Study: Employees who work in noisy places leave their jobs within six months

Aurel Dragan 30/08/2018 | 13:00

A new global study has discovered that the noise epidemic is worsening in the workplace and employees who work in noisy offices are more likely to leave their job within six months. Only 1 percent of employees now say they can block out distraction in the office, a dramatic drop since 2015, according to a Oxford Economics study. 

Open offices are designed to increase employee collaboration, but a new study from Oxford Economics, commissioned by Plantronics, an audio pioneer and communications technology leader, finds that the resultant noise pollution of the open office is reaching epidemic levels. According to the findings, conditions have grown much worse since Oxford Economics conducted its first such study in 2015.

Oxford Economics interviewed 500 senior executives and non-manager employees from many industries and functional areas for the 2018 study. Participants hailed from the United States, the United Kingdom, Germany, India, China, Australia, Denmark, Sweden, Finland and Norway. The study also included detailed interviews with executives who are taking steps to deal with these business collaboration and productivity challenges in their open offices.

And the findings indicate that open office conditions have dramatically deteriorated:

  • The majority of executives and employees report near-constant noise in their workplace and many say they lack quiet space for meetings or to focus. Conditions are much worse now than three years ago, yet the executive disconnect remains.
  • Only 1 percent of employees (down from 20 percent in 2015) say they are able to block out distractions and concentrate without taking extra steps in the office.
  • 54 percent of executives believe their employees have the tools they need to mitigate noise and distraction in the office, but only 29 percent of employees agree (down from 41 percent in 2015).

As a result, employees are taking matters into their own hands by leaving or tuning out their surroundings to get work done: 75 percent of employees say they need to take walks outside to focus, and 32 percent use headphones to block out distraction. Besides, employees in the noisiest office environments are more likely to say they may leave their job in the next six months.

Noise,  distractions  and  the  pressure  to  be  constantly  connected—at  work  and  at  home—are  taking  a  toll  on  executives  and  workers  alike. Most  workplaces  are  noisy  and  distracting:

  • Less than  one-fifth  of  respondents  say  their  work  environment  is  quiet,  and  few  have  the  tools  they  need  to  drown  out  the  noise  around;
  • One in  five  employees  say  noise  in  their  office  negatively  affects  their  job  satisfaction;  one  in  six  say  it  is  detrimental  to    (And  executives  are  even  more  likely  than  workers  to  say  noise  is  detrimental  to  employee  satisfaction  and  well-being.)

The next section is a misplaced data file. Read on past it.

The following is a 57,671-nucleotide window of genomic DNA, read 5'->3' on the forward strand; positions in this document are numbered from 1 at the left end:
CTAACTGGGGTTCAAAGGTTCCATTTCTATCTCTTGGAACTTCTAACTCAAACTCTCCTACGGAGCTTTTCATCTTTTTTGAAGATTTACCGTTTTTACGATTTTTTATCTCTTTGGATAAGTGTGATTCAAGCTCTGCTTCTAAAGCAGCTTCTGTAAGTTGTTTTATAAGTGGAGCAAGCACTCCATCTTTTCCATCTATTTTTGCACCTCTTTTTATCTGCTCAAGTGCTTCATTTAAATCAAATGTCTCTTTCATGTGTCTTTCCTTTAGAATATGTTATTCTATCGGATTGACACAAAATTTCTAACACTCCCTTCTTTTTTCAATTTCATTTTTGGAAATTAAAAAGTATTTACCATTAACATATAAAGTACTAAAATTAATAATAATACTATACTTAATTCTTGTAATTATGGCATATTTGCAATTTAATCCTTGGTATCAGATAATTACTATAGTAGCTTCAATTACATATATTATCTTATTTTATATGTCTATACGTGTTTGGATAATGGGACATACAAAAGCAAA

Meanwhile,  nearly  two-thirds  of  employees  say  lack  of  quiet  space  for  focused  work  has  a  negative  effect  on  their  productivity,  satisfaction  and  well-being.

These  problems  persist  after  leaving the office.  Nearly  half  of  executives  say  they  expect  their  direct  reports  to  be  available  after-hours  frequently  or  always—and  two-thirds  of  employees  cite  pressure  to  work  at  all  hours  as  detrimental  to  their  well-being  and  productivity.

Even  at  home,  noise,  distraction  and  constant  connectivity  are  an  issue.  Roughly  two-thirds  of  workers  say  they  experience  information  overload—up  from  just  27 percent  in  2015—as  well  as  pressure  to  be  always  connected  as  a  result  of  new  digital  technologies.

Nearly  three-quarters  (74 percent)  of  employees  say  this  has  a  detrimental  effect  on  their  well-being  and  productivity.

Millennials want open offices

According to the study, millennials, or those aged 22 to 36, are more accustomed to an open office versus older colleagues, likely because they started their careers in such a setting. Despite that, they are the first to acknowledge the issues that come with these environments and tend to deal with these challenges differently than their older colleagues. Millennial employees are:

  • Much less likely to say they find a noisy working environment energizing (9 percent, versus 30 percent of older colleagues).
  • Less satisfied with their office layout than older employees (38 percent of millennials versus 48 percent of others).
  • More likely to say their organization should address noise, distraction and information overload (89 percent versus 75 percent of older co-workers).
  • More likely to say they take walks outside to focus (84 percent versus 63 percent of older employees), and less likely to use an office break room or quiet space.

Plantronics commissioned the study to better understand how to help create environments where employees thrive.

“This year’s results are telling – open offices may provide overall cost savings, but they’re taking a toll on our productivity and wellness,” said Jennifer Adams, director, Enterprise Solutions Marketing. “We’re applying nearly 60 years of expertise in acoustics to come up with a whole range of solutions to address these challenges, from noise-cancelling headsets to our Habitat Soundscaping solution. Our vision: an open office that employees are excited to come into because it enhances their well-being and inspires them to do their best work.”

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